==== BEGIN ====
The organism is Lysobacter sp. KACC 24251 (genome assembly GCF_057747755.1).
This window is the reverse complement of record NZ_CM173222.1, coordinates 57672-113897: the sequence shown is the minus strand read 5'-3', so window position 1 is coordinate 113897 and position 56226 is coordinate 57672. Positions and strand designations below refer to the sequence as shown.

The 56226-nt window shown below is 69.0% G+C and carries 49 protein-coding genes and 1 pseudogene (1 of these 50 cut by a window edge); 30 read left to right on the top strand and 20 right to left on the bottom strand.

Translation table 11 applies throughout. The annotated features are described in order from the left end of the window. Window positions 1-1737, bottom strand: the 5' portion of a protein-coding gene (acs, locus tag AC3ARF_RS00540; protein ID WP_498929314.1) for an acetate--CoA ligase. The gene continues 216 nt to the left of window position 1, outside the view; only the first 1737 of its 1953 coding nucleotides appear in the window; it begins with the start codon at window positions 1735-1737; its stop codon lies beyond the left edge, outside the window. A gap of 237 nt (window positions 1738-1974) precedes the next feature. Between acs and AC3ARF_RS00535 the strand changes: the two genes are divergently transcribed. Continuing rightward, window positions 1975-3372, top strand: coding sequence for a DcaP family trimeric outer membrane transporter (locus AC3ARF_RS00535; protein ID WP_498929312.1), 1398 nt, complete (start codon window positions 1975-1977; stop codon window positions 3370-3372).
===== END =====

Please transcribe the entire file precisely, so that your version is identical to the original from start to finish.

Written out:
The organism is Lysobacter sp. KACC 24251 (genome assembly GCF_057747755.1).
This window is the reverse complement of record NZ_CM173222.1, coordinates 57672-113897: the sequence shown is the minus strand read 5'-3', so window position 1 is coordinate 113897 and position 56226 is coordinate 57672. Positions and strand designations below refer to the sequence as shown.

The 56226-nt window shown below is 69.0% G+C and carries 49 protein-coding genes and 1 pseudogene (1 of these 50 cut by a window edge); 30 read left to right on the top strand and 20 right to left on the bottom strand.

Translation table 11 applies throughout. The annotated features are described in order from the left end of the window. Window positions 1-1737, bottom strand: the 5' portion of a protein-coding gene (acs, locus tag AC3ARF_RS00540; protein ID WP_498929314.1) for an acetate--CoA ligase. The gene continues 216 nt to the left of window position 1, outside the view; only the first 1737 of its 1953 coding nucleotides appear in the window; it begins with the start codon at window positions 1735-1737; its stop codon lies beyond the left edge, outside the window. A gap of 237 nt (window positions 1738-1974) precedes the next feature. Between acs and AC3ARF_RS00535 the strand changes: the two genes are divergently transcribed. Continuing rightward, window positions 1975-3372, top strand: coding sequence for a DcaP family trimeric outer membrane transporter (locus AC3ARF_RS00535; protein ID WP_498929312.1), 1398 nt, complete (start codon window positions 1975-1977; stop codon window positions 3370-3372).